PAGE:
democrats are deciding between John
A. Ayleward and Adolph J. Schmitz.
A FRIENDLY BISHOP
Philadelphia African Methodist Lead
er Says His Race Will Vcte
New York, Sept. 1. Bishop J. S.
Caldwell of the Philadelphia diocese
of the African Methodist episcopal
Zion church, comprising Illinois, Ken
tucky, California and parts of Ala
bama, gave out an interview at re
publican headquarters today regard
ing the attitude of the colored voters
towards the presidential nominees of
the republican and democratic parties.
The bishop said the voters of his race
were supporting the republican pres
idential nominee because of the belief
the salvation of their race -md coun
try in general depended upon such
action. He added the colored race
has nothing to hope for from the dem
ocratic party. Bishop Grant of the
American Zion church of Kansas City,
Kan., which diocese comprises all the
states west of the Mississippi river,
was said to be in harmony with the
plan today outlined by Caldwell.
HEAR GOOD NEWS
Domocratio Leaders in Confer
ence at New York Learn of
Sentiment in the East.
GENERALLY FAVORS BRYAN
Big Meeting of Committeemen and
Department Heads Called at
Chicago for Sept. 8.
New York, Sept. 1. Political condi
tions in the east were discussed at
length today at a conference by Na
tional Chairman Mack and members
of the national committee and heads
of various bureaus and the demo
cratic national committee. Mack said
he had received reports from all the
states along the Atlantic seaboard and
that he was more than satisfied with
the progress of the campaigu and that
the east could be relied on to help
swell the electoral vote for Bryan.
Little ItlHMly la Line.
Representatives from Rhode Island
informed Mack they had every reason
to believe Rhode Island this year
would cast Jts electoral vote for the
Chicago, Sept. 1. Secretary Urey
Woodson of the democratic national
committee today sent out notices to
all members of the national commit
tee requesting their presence at a
meeting here Sept. 8, when it is un
derstood plans tor the campaign will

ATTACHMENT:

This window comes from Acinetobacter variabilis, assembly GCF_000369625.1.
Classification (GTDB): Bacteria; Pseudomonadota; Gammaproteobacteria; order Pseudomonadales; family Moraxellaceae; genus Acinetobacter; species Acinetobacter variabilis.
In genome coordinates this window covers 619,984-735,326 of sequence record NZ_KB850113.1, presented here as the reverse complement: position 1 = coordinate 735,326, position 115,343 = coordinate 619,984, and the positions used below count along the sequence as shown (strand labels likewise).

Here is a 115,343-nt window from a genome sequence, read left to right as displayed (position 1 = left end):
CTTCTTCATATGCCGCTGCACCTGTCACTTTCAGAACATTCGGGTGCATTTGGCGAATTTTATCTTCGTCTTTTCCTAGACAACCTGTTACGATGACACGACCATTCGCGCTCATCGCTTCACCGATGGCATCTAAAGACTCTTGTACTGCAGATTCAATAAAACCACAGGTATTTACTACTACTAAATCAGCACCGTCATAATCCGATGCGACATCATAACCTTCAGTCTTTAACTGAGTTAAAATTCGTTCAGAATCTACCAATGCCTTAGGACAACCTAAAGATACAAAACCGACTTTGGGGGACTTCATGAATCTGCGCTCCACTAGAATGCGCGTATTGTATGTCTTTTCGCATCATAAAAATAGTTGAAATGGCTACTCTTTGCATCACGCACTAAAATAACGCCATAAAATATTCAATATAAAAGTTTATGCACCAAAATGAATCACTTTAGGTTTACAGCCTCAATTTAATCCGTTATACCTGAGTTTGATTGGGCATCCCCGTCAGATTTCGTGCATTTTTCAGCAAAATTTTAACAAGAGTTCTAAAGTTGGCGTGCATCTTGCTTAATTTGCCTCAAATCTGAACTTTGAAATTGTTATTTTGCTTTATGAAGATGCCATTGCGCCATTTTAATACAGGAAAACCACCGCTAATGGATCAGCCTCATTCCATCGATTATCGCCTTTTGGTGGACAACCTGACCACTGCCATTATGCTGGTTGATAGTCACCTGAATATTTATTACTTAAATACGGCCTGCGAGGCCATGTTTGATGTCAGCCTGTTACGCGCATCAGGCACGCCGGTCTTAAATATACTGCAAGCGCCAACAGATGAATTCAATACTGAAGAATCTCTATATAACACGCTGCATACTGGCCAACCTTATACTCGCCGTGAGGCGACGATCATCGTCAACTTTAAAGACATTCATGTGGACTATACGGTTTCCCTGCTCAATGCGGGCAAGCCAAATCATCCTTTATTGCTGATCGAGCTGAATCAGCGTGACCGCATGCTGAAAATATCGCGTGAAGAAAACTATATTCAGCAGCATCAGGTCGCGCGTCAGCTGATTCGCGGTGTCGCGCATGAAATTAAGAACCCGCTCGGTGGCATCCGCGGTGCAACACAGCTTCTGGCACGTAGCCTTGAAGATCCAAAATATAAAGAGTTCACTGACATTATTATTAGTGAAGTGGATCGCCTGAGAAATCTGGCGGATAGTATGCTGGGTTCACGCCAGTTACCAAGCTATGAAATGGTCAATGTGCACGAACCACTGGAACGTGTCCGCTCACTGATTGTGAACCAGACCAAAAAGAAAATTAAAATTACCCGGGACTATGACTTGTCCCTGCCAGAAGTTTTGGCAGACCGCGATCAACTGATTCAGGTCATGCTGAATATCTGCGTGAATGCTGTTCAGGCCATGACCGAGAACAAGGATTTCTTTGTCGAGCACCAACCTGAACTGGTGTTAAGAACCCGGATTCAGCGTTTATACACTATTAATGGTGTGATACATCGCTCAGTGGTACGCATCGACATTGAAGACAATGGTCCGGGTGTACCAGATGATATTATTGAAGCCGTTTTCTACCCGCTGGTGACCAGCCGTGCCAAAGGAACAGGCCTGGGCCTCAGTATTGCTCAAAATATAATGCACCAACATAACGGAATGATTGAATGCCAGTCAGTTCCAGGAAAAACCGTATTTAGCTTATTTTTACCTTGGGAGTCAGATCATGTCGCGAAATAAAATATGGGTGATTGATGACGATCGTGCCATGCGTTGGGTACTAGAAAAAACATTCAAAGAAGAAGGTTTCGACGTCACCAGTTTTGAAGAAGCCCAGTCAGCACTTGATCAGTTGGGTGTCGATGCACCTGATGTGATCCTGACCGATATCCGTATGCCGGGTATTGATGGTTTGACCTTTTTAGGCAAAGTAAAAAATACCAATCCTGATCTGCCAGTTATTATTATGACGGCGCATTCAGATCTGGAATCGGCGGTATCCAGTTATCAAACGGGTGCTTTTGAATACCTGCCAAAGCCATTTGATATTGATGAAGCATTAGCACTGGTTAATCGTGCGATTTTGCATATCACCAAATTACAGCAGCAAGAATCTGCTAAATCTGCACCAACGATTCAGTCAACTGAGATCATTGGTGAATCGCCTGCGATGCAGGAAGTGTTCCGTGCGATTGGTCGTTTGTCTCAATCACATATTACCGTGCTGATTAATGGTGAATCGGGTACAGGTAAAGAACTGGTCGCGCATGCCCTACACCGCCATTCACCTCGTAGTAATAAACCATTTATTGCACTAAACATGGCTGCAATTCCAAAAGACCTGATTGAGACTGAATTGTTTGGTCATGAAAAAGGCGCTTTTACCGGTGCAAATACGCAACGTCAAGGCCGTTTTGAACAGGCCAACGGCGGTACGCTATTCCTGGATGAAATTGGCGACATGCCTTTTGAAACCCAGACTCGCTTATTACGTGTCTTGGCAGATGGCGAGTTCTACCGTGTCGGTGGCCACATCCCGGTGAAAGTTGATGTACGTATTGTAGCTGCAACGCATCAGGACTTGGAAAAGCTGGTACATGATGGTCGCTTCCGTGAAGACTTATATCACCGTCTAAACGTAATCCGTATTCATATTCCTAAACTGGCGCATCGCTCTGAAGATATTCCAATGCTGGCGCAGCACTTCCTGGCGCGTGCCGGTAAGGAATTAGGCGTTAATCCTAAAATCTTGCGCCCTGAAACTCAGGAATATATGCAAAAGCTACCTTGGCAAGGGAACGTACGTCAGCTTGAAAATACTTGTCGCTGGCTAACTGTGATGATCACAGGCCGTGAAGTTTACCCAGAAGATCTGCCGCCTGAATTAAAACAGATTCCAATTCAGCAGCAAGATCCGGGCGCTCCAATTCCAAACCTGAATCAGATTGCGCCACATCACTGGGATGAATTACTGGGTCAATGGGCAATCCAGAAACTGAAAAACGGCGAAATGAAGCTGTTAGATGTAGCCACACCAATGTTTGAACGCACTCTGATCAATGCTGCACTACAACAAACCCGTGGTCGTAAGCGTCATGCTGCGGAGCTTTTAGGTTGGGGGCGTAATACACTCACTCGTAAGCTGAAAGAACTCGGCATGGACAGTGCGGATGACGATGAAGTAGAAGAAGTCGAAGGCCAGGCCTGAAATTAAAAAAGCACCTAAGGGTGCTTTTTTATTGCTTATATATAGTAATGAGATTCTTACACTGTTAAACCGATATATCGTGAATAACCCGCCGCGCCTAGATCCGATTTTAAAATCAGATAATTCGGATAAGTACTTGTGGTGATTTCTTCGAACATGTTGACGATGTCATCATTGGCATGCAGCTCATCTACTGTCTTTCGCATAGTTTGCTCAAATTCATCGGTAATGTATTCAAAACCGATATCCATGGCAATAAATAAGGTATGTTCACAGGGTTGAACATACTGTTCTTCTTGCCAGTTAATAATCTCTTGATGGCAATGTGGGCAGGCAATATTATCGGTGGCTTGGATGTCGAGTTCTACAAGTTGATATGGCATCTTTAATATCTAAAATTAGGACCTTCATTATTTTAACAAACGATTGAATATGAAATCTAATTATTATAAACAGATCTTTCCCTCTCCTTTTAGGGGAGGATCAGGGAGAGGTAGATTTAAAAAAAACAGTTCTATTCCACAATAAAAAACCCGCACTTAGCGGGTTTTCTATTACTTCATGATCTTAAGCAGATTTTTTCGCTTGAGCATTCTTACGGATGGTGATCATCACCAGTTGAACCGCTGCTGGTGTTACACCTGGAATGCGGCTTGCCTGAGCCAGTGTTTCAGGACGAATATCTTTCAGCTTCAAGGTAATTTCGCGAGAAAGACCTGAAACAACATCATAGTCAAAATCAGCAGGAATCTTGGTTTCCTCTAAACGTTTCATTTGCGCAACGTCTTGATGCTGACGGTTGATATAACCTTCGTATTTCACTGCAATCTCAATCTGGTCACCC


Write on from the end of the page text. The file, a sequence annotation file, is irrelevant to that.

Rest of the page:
be discussed. ,
Ilrynn In North Dakota.
Fargo, N. D., Sept. 1. William J.
Bryan today continued his campaign
In the northwest. He arrived here
early this morning and after break
fast proceeded to the fair grounds
and held a reception preliminary to
his speech. At noon he was tendered
a banquet. Several speeches are
scheduled between here and Grand
Forks at which place Bryan today, will
talk on the issues of the campaign.
Jvhniton Will Speak.
St. Paul, Minn., Sept. 1. Secure in
the knowledge that Governor John A
Johnson of Minnesota, the leading
rival for the nomination before the
Denver convention will loyally sup
port him in the coming campaign In
the, northwest, illiam J. Bryau,
democratic candidate for president,
left last night for Fargo, N. D.
Both Bryan and Johnson were pres
ent at a meeting of the state central
committee and Governor Johnson
pledged his active support to the na
tional ticket and will make numerous
speeches between now and Nov. 3.
General Clouse Dead.
New York, Sept. 1. General John T
Clouse, retired, died today, aged 71. He
was twice bre veted for gallant conduct
PRINTING OF CLEVELAND ARTICLE
WRITTEN IN DEATH'S SHADOW
Democrats Declare it Breach of Trust by Frederick S. Hast
ings, Executor of Former President's Will
John H. Atwood Replies.
Chicago, Sept. 1. A formal reply to
the article attributed to former Presi-
dent Grover. Cleveland, as printed
throughout the country Sunday morn
ing come from the headquarters of
the democratic national committee
yesterday. It was written by John
H. Atwood. member of the committor
from Kansas and chairman of the
committee on speakers.
Mr. Atwood's connection wiih the
national campaign, his relations to Wil-
iam J. Bryan and the character of
conversation reported to have been
held over the long distance telephone
between Chicago and Lincoln and
New York, where Chairman Mack was
yesterday, give practically official
form to the Atwood statement.
Work Not Complete.
In many of the papers which printed
the Cleveland article, which praises
William H. Taft,-an introductory note
was presented explaining that the ar
ticle was published through an ar
rangement made between Frederick S.
Hastings, executor of the former pres
ident, and a literary agent, and that
it was extremely doubtful that Mr.
Cleveland had started work upon the
two articles which were to have suc
ceeded the first, as published Sunday.
rent or the Ileply.